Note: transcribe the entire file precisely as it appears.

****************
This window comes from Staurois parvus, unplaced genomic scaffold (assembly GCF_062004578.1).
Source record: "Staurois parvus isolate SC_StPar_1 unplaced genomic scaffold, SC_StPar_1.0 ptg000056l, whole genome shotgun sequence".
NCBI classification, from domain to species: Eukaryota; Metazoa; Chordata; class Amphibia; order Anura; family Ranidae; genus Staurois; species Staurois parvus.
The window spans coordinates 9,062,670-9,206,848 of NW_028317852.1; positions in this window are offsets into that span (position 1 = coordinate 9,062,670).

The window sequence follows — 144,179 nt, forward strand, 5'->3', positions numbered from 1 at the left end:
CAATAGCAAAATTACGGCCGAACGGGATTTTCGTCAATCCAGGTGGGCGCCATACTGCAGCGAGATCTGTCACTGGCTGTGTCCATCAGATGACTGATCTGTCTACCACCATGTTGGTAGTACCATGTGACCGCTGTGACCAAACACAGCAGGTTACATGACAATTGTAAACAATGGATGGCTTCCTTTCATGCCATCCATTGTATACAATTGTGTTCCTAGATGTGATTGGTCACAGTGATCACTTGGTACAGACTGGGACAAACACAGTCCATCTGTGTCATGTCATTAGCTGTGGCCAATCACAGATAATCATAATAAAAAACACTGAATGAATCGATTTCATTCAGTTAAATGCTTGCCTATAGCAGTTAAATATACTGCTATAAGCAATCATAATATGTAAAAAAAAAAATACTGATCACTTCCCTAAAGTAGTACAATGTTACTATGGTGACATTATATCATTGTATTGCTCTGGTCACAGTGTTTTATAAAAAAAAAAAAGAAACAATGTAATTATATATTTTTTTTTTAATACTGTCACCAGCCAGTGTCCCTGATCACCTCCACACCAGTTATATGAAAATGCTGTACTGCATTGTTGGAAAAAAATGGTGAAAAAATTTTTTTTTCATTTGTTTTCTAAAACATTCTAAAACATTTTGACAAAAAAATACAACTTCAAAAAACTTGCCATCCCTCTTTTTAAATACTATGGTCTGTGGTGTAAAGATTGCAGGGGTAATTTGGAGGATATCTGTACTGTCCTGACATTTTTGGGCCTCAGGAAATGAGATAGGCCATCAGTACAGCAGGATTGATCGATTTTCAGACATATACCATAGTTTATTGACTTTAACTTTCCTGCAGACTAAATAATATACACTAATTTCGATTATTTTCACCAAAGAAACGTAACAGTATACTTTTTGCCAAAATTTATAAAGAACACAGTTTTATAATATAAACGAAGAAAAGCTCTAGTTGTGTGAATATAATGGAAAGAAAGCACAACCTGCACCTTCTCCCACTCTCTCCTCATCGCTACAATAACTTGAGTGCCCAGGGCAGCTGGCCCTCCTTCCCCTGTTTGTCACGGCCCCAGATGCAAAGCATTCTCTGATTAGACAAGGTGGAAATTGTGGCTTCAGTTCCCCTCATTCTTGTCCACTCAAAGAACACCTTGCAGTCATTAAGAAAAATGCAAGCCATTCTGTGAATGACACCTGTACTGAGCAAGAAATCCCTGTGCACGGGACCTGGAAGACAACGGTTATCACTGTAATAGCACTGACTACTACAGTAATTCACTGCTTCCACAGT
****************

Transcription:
This window comes from Staurois parvus, unplaced genomic scaffold (assembly GCF_062004578.1).
Source record: "Staurois parvus isolate SC_StPar_1 unplaced genomic scaffold, SC_StPar_1.0 ptg000056l, whole genome shotgun sequence".
NCBI classification, from domain to species: Eukaryota; Metazoa; Chordata; class Amphibia; order Anura; family Ranidae; genus Staurois; species Staurois parvus.
The window spans coordinates 9,062,670-9,206,848 of NW_028317852.1; positions in this window are offsets into that span (position 1 = coordinate 9,062,670).

The window sequence follows — 144,179 nt, forward strand, 5'->3', positions numbered from 1 at the left end:
CAATAGCAAAATTACGGCCGAACGGGATTTTCGTCAATCCAGGTGGGCGCCATACTGCAGCGAGATCTGTCACTGGCTGTGTCCATCAGATGACTGATCTGTCTACCACCATGTTGGTAGTACCATGTGACCGCTGTGACCAAACACAGCAGGTTACATGACAATTGTAAACAATGGATGGCTTCCTTTCATGCCATCCATTGTATACAATTGTGTTCCTAGATGTGATTGGTCACAGTGATCACTTGGTACAGACTGGGACAAACACAGTCCATCTGTGTCATGTCATTAGCTGTGGCCAATCACAGATAATCATAATAAAAAACACTGAATGAATCGATTTCATTCAGTTAAATGCTTGCCTATAGCAGTTAAATATACTGCTATAAGCAATCATAATATGTAAAAAAAAAAATACTGATCACTTCCCTAAAGTAGTACAATGTTACTATGGTGACATTATATCATTGTATTGCTCTGGTCACAGTGTTTTATAAAAAAAAAAAAGAAACAATGTAATTATATATTTTTTTTTTAATACTGTCACCAGCCAGTGTCCCTGATCACCTCCACACCAGTTATATGAAAATGCTGTACTGCATTGTTGGAAAAAAATGGTGAAAAAATTTTTTTTTCATTTGTTTTCTAAAACATTCTAAAACATTTTGACAAAAAAATACAACTTCAAAAAACTTGCCATCCCTCTTTTTAAATACTATGGTCTGTGGTGTAAAGATTGCAGGGGTAATTTGGAGGATATCTGTACTGTCCTGACATTTTTGGGCCTCAGGAAATGAGATAGGCCATCAGTACAGCAGGATTGATCGATTTTCAGACATATACCATAGTTTATTGACTTTAACTTTCCTGCAGACTAAATAATATACACTAATTTCGATTATTTTCACCAAAGAAACGTAACAGTATACTTTTTGCCAAAATTTATAAAGAACACAGTTTTATAATATAAACGAAGAAAAGCTCTAGTTGTGTGAATATAATGGAAAGAAAGCACAACCTGCACCTTCTCCCACTCTCTCCTCATCGCTACAATAACTTGAGTGCCCAGGGCAGCTGGCCCTCCTTCCCCTGTTTGTCACGGCCCCAGATGCAAAGCATTCTCTGATTAGACAAGGTGGAAATTGTGGCTTCAGTTCCCCTCATTCTTGTCCACTCAAAGAACACCTTGCAGTCATTAAGAAAAATGCAAGCCATTCTGTGAATGACACCTGTACTGAGCAAGAAATCCCTGTGCACGGGACCTGGAAGACAACGGTTATCACTGTAATAGCACTGACTACTACAGTAATTCACTGCTTCCACAGT